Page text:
Lawmakers tinker with 'turning 21'

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By Brian Bakst

Associated Press

ST. PAUL -- Trying to combat a birthday binge-drinking practice dubbed "power hour," Minnesota lawmakers are primed to make young people turning 21 wait until after sunrise instead of the stroke of midnight to have their first legal drink.

On Wednesday, the Senate Commerce Committee approved a bill delaying drinking privileges until 8 a.m. The bill now goes to the full Senate; it has more committee stops left in the House.

Minnesota allows bars to stay open until 2 a.m. though most close at 1 a.m. A budding tradition for people turning 21 is to head to the bar at midnight and down as many shots of booze as they can before closing time.


Anne Buchanan of Fargo, N.D., said that's what her son Jason Reinhardt did on his 21st birthday a year ago. After leaving a Moorhead bar with his fraternity brothers, Reinhardt died in his sleep of alcohol poisoning, his blood-alcohol content registering .36 percent.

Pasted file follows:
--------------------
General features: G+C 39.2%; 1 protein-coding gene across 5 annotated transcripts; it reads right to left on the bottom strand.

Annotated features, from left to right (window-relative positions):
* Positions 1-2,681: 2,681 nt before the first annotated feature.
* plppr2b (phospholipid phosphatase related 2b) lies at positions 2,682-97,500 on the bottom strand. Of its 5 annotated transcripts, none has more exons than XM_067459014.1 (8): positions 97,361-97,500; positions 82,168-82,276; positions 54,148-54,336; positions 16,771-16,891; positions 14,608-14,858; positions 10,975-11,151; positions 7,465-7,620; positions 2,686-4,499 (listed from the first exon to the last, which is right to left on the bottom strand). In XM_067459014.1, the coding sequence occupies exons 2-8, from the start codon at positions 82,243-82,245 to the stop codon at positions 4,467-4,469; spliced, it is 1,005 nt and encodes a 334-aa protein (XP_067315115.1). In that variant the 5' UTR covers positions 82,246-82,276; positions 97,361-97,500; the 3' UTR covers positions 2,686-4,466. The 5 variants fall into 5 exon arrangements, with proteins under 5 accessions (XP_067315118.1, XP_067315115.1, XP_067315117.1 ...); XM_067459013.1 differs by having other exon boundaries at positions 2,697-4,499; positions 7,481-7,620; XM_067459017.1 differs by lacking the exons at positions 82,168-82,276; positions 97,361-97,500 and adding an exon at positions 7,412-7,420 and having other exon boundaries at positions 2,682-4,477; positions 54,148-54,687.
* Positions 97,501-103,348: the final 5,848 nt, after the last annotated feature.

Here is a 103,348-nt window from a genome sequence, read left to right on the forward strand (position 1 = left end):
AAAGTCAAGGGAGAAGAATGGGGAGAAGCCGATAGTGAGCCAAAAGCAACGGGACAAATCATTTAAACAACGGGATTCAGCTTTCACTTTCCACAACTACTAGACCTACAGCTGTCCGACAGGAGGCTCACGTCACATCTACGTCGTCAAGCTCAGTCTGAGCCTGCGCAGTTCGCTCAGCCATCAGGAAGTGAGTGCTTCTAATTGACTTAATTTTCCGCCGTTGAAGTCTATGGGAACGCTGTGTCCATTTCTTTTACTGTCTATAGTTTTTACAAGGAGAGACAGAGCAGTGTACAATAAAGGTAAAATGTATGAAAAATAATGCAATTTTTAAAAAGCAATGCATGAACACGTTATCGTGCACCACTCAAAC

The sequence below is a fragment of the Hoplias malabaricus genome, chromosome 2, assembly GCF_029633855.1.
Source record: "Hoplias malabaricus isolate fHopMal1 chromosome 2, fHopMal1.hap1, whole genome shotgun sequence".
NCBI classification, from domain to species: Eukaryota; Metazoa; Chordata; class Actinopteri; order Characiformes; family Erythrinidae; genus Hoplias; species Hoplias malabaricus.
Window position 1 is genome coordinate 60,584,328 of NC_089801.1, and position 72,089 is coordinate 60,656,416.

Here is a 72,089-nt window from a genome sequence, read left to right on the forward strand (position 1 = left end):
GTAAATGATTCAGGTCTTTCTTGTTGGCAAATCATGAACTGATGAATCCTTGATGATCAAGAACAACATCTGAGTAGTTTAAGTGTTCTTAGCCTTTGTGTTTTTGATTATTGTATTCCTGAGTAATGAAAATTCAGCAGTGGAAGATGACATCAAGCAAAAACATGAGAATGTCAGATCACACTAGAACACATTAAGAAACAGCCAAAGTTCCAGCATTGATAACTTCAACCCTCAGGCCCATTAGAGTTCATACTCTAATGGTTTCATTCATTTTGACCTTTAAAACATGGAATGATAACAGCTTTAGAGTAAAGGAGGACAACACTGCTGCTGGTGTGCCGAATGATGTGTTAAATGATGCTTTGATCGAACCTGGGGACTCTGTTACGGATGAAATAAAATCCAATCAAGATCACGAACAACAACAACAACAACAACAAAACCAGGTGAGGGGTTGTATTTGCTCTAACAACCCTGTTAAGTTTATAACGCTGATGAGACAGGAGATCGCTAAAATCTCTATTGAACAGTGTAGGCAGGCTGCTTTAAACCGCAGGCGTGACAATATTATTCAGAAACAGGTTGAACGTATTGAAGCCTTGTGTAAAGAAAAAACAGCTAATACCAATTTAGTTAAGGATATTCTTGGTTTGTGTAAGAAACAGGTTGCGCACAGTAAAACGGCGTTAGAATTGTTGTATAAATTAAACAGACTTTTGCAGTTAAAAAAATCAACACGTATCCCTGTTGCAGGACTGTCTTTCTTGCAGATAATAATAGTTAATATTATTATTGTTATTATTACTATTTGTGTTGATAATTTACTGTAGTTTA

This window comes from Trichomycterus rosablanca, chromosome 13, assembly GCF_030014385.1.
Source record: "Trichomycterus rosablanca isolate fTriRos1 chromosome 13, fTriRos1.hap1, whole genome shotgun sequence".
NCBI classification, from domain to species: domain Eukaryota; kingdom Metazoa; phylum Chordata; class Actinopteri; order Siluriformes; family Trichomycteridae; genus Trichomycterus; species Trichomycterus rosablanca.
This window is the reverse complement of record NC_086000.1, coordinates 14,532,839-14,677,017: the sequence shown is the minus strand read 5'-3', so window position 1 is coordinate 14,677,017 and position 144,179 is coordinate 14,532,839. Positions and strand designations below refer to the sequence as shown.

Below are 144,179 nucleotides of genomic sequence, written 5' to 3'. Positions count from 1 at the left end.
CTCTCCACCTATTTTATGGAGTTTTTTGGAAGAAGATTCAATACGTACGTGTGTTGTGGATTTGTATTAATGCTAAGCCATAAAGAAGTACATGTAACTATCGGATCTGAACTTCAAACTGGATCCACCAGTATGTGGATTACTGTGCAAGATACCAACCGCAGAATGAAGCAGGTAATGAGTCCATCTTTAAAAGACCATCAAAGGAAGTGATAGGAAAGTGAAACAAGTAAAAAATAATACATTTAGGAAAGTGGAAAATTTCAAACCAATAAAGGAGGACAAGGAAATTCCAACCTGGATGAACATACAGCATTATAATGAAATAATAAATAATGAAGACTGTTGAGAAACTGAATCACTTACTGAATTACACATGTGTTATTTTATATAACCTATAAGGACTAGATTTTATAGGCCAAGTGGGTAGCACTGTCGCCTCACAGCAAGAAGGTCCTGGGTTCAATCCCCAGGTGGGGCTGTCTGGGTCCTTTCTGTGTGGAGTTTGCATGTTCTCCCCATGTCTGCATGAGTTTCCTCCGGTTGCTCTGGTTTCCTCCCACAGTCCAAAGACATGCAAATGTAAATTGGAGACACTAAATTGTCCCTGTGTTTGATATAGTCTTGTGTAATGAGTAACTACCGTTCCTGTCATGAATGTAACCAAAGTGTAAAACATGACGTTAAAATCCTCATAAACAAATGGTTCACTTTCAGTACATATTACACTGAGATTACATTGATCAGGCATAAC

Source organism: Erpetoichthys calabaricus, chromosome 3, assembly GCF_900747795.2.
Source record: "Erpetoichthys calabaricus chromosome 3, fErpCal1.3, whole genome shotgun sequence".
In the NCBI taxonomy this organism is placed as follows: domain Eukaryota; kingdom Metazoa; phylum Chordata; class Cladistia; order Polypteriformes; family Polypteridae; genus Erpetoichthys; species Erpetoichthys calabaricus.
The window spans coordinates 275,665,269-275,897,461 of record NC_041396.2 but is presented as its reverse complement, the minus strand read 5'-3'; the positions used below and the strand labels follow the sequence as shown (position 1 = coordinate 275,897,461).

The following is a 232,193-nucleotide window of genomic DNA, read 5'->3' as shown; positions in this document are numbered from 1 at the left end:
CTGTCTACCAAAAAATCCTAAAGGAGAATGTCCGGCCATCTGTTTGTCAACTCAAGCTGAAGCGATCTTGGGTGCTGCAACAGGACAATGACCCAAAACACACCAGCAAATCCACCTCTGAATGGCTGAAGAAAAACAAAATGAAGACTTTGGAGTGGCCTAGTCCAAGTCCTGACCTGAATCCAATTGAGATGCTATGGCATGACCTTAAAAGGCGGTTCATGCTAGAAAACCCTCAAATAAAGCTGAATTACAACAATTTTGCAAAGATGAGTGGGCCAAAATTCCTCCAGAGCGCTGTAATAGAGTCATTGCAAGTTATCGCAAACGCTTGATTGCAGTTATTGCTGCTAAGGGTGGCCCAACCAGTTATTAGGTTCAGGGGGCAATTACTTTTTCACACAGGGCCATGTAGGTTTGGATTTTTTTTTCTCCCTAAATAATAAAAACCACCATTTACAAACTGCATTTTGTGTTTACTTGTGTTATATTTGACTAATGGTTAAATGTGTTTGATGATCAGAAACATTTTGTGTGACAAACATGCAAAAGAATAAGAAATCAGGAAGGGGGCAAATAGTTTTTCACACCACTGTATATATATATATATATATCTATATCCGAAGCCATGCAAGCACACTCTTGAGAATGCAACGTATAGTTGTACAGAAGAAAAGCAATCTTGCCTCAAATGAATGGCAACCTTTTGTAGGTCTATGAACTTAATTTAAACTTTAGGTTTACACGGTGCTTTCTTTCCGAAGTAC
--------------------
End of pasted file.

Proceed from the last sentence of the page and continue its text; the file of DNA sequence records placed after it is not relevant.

"It's only one small step, I know that," Buchanan said of the bill. "At least it's making an awareness in society."

The Minnesota Licensed Beverage Association backs the bill, said past president Colin Minehart, who owns the Main Street Grill in Alden.

"We're about promoting responsibility, not having 21 drinks in an hour after you turn 21. That is stupid," he said. "This is blatant over-serving and this has to stop."

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